Impartiality: It makes no discrimination as to nationality, race, religious beliefs, class or political opinions. It endeavours to relieve the suffering of individuals, being guided solely by their needs, and to give priority to the most urgent cases of distress.
Neutrality: In order to continue to enjoy the confidence of all, the Movement may not take sides in hostilities or engage at any time in controversies of a political, racial, religious or ideological nature.
Independence: The Movement is independent. The National Societies, while auxiliaries in the humanitarian services of their governments and subject to the laws of their respective countries, must always maintain their autonomy so that they may be able at all times to act in accordance with the principles of the Movement.
Voluntary service: It is a voluntary relief movement not prompted in any manner by desire for gain.
Unity: There can be only one Red Cross or one Red Crescent Society in anyone country. It must be open to all. It must carry on its humanitarian work throughout its territory.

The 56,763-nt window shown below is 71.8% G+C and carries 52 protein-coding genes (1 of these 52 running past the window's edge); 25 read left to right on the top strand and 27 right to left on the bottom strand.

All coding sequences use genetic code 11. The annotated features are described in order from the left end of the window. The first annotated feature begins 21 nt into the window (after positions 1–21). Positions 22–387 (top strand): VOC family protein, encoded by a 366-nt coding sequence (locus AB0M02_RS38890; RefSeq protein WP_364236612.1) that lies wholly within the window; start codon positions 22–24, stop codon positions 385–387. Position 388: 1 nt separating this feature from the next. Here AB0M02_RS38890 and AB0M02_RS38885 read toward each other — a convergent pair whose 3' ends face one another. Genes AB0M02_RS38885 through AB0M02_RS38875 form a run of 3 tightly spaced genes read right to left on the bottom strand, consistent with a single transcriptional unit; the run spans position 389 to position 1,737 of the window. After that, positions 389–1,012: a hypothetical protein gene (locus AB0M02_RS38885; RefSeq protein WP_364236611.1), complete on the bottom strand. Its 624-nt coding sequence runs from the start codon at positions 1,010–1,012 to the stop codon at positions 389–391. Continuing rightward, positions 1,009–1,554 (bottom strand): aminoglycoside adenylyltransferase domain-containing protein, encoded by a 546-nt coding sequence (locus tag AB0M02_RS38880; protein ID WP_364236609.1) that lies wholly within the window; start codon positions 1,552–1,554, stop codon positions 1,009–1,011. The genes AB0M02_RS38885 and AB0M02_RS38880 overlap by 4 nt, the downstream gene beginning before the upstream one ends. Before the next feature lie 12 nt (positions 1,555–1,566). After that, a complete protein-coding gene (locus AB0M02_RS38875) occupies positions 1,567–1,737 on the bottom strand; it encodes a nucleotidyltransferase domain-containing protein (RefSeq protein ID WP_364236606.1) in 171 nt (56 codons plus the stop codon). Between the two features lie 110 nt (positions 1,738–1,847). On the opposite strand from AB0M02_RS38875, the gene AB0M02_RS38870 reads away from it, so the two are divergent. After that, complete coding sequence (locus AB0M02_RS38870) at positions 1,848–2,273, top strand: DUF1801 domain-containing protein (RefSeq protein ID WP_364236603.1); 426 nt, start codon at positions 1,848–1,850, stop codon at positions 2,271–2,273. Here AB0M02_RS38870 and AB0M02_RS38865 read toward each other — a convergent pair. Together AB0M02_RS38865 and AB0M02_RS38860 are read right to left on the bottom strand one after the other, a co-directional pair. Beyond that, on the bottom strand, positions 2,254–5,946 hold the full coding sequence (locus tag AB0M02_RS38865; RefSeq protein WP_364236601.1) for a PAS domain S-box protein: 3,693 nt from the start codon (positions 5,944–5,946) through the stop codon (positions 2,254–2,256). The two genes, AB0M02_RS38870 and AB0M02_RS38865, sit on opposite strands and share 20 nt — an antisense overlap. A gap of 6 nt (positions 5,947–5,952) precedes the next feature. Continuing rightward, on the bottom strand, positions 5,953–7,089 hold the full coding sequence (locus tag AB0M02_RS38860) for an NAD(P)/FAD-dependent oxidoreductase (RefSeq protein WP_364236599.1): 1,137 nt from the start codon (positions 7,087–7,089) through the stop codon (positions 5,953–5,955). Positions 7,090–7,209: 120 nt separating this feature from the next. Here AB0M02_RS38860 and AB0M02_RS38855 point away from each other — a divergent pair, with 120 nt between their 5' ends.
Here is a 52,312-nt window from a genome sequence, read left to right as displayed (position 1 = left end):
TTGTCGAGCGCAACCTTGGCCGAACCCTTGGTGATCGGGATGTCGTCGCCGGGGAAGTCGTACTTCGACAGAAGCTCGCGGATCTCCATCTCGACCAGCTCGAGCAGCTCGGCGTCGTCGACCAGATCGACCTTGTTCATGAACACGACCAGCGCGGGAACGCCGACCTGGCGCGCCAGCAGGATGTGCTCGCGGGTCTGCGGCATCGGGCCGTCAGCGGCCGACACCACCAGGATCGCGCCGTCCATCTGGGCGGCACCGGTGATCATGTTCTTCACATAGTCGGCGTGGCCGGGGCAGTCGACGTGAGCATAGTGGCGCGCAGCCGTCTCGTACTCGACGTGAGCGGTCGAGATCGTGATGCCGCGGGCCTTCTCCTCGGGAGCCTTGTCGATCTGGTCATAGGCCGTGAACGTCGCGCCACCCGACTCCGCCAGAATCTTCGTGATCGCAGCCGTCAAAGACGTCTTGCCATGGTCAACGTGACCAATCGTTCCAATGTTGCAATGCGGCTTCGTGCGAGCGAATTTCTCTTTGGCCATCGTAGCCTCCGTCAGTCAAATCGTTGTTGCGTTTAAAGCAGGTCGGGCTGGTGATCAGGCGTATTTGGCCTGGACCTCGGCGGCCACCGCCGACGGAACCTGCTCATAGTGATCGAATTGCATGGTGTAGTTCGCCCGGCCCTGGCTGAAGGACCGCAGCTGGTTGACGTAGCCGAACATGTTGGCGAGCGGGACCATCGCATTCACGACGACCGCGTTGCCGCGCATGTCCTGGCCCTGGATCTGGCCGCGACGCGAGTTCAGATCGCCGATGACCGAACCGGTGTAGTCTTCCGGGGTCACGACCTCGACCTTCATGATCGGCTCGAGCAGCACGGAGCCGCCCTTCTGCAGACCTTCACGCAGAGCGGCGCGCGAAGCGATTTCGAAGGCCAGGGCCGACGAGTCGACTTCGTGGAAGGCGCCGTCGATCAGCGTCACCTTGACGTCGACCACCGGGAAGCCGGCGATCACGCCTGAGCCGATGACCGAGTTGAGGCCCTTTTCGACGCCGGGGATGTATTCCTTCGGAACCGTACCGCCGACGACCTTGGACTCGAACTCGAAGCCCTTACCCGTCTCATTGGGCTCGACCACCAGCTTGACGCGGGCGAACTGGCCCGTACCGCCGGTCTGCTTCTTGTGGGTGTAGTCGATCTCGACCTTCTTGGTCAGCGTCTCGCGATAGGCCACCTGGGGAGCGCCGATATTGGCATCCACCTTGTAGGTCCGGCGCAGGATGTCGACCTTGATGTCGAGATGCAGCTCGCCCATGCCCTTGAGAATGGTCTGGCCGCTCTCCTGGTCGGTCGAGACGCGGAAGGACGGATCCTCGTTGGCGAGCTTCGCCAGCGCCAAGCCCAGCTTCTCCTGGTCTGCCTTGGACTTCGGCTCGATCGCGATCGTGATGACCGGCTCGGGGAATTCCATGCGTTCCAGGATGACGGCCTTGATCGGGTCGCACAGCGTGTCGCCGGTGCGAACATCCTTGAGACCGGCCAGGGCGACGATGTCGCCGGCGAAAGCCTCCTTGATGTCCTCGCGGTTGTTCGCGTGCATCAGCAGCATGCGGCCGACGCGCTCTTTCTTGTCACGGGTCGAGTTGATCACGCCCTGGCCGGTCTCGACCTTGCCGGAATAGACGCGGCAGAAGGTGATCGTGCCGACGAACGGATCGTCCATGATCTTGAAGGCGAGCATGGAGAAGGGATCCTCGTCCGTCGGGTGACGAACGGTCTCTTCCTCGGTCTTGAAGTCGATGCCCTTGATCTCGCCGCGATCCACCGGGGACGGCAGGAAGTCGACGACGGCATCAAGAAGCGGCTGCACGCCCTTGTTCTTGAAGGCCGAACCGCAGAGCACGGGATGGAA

Universality: The International Red Cross and Red Crescent Movement, in which all Societies have equal status and share equal responsibilities and duties in helping each other, is worldwide.
To protect this space of human community, of humanisation and human development, to regulate human coexistence in the sense of peacekeeping and cooperation, we have developed the law. And to this end nature has “endowed us with reason and conscience”, as the Universal Declaration of Human Rights states. Reason gives us insight into the inner and outer interrelationships of our existence, of our living together. Above all it tells us that war is no longer an option today. But our conscience also reminds us of the obligation to our fellow human beings, who like me are human beings, born equal in dignity and rights. And as long as there are still armed conflicts, as long there is also a need for further development and work in the service of international humanitarian law, which does not want to let the voice of peace and humanity become silent in the midst of war. In view of a constantly changing world with new actors, new weapons technologies, new forms of warfare such as cyber warfare, in view of the instrumentalisation and commercialisation of humanitarian aid, the privatisation of warfare and many other changes, the development of international humanitarian law is a great challenge.